Mr. Ball stayed at a boarding-house on the night of his arrival there. The late Mr. William Horton, father of Mr. T.P. Horton (Crown lands Ranger in the Wide Bay district, but well known in this city), kept the leading hotel--"The Bull's Head'"--in Drayton. At a stationer's shop, kept by the late Mr. Wm. Handcock (brother of the late Mr. Geo. Thorn, sen.), Mr. Ball paid 6d for a bottle of ink, which would cost only a penny now. A single needle cost him 3d. Drayton terminated " Billy" Marks's journey, and leaving his boxes at a store, Mr. Ball loaded with his "bluey," billy-can, a damper, tea and sugar, started off on "the wallaby" for Talgai, on the tramp thither camping a night at Cambooya, arriving at his destination some 15 days after he had left Ipswich. He was told off to the single men's quarters, consisting of slab huts, and was served with a tin plate, knife and fork, and a pannikin. The unrefined sugar --- -"cockroach" sugar, as it was termed---- was of the same hue as molasses. Mr. Ball shared his quarters with three other companions, and this "partnership" proved a lucky one, for one of his mates---Gunn by name, an old identity -- was an inveterate fisherman, as well as being a first-rate cook. His catchings comprised fine Condamine cod, so that Mr. Ball's hut was always well supplied with fresh fish. The old man was a keen Scotchman, said Mr. Ball. Mr. Ball's principal duties were to attend to the station garden, a position he fulfilled to perfection, but sometimes he was called upon to look after sheep. His rations consisted of fresh beef once a week and "corned" beef on other days. In those days potatoes were an unknown luxury, but there was served out "'potato flour," imported in tins from Chili, and when moistened it resembled mashed potatoes. The "old camp oven" was the best friend the pioneers of 55 years ago had. "When once fairly established on the station," said Mr. Ball, "I quickly found my English clothes far too heavy, so I gladly purchased a couple of Crimean shirts and two pairs of Moleskin trousers. I was now an Australian. Washing day (we did our own washing and made our own beds) occurred once a week, and on those days the banks of the Condamine presented quite an animated scene. In about a month's time my three boxes arrived from Drayton, per horse team. I exhibited my 'home' collection of clothes, and much fun was created at their appearance. I sold a top-hat ('bell topper') and a dress suit for (£4), our Scotch cook (Gunn) having been the purchaser. They all fitted him as if specially made, and he looked a "regular swell." He fancied himself too! Everything was 'knocked down to the highest bidder, even to the boxes, and I garnered in (£10) on the transaction." Mr. Ball also related an incident in which one of the shepherds figured. Hearing of the probable arrival of an immigrant vessel, the shepherd referred to, after obtaining permission and drawing his cheque, at once set off on horseback, with a spare horse, for Brisbane in search of a wife, whom he was to select from the new-chum girls on their arrival in the metropolis. The ship came, the immigrants were landed and taken to the depot, where "Mr. Shepherd" was waiting to "pick" his choice, which panned out all right. The marriage eventuated, and a start was made for Talgai, the newly-made wife having been "packed" on horseback, and on her arrival at the station, "via Cunningham's Gap, she vowed she would "' never spend her honeymoon again like that." Mr. Ball states that while at Talgai station, he met Mr. Joseph Sparkes, subsequently the veteran tailor of Ipswich, for the first time. "On the declaration of Separation Day, on the 10th of December, 1859, we, said Mr. Ball decided to have a 'spree,' and dispatched the cook to the store for the necessary raisins, currants, and flour for a big pudding in honour of the occasion. The raisins were 'lively'---- they ran about, notwithstanding which the pudding was proclaimed a huge success!"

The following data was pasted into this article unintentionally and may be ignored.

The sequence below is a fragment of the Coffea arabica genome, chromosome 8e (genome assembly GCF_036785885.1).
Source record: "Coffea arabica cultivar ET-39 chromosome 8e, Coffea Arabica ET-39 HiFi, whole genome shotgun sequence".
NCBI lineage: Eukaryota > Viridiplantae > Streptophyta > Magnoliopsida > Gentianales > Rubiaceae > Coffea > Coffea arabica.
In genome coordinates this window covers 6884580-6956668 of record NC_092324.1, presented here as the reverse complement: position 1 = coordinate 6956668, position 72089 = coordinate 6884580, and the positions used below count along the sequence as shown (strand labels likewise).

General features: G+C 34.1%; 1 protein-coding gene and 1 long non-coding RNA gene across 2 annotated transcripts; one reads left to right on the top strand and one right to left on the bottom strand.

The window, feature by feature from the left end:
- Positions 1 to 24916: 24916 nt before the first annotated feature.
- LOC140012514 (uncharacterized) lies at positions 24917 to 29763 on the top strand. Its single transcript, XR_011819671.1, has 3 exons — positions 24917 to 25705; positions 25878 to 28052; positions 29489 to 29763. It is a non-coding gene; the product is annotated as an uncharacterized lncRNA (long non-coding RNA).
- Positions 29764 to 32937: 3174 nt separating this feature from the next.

The end of January, 1860, completed Mr. Bail's six months' engagement, and he then decided to try his luck in Melbourne. He drew his cheque, and after purchasing a suitable outfit, he tried several stations to get a "billet" driving cattle to Victoria. He was either too late or too early. Anyway, he came on to Toowoomba, where, on tendering a cheque for £1 for tea, sugar, and flour, the change was given in "I.O.U.'s" of 2s 6d each, payable on demand at a certain storekeeper at Toowoomba, so that Mr. Ball was compelled to negotiate them there. The nearest bank was at Ipswich, where, after five days tramp-from Toowoomba, he duly arrived, and cashed his cheque at the Bank of Australasia, then situated in Brisbane-street, on the site of the ironmongery department of Messrs. Cribb and Foote. He walked to Brisbane, intending to take a passage by steamer to Melbourne. On arrival at the metropolis, Mr. Ball stopped at boarding-house, where he tasted bread and butter, and slept in a bed, for the first time for over six months. He became very feverish, and on visiting Dr. Ward, of Nundah, Mr. Ball was pronounced to be suffering from malarial fever. He was three months under the care of Dr. Ward (for whom he afterwards worked on Dr. Ward's station for six months), who advised him to return to Ipswich, which advice he accepted, and when strong enough, he did so, and has been here ever since. That completed Mr. Ball's roaming adventures.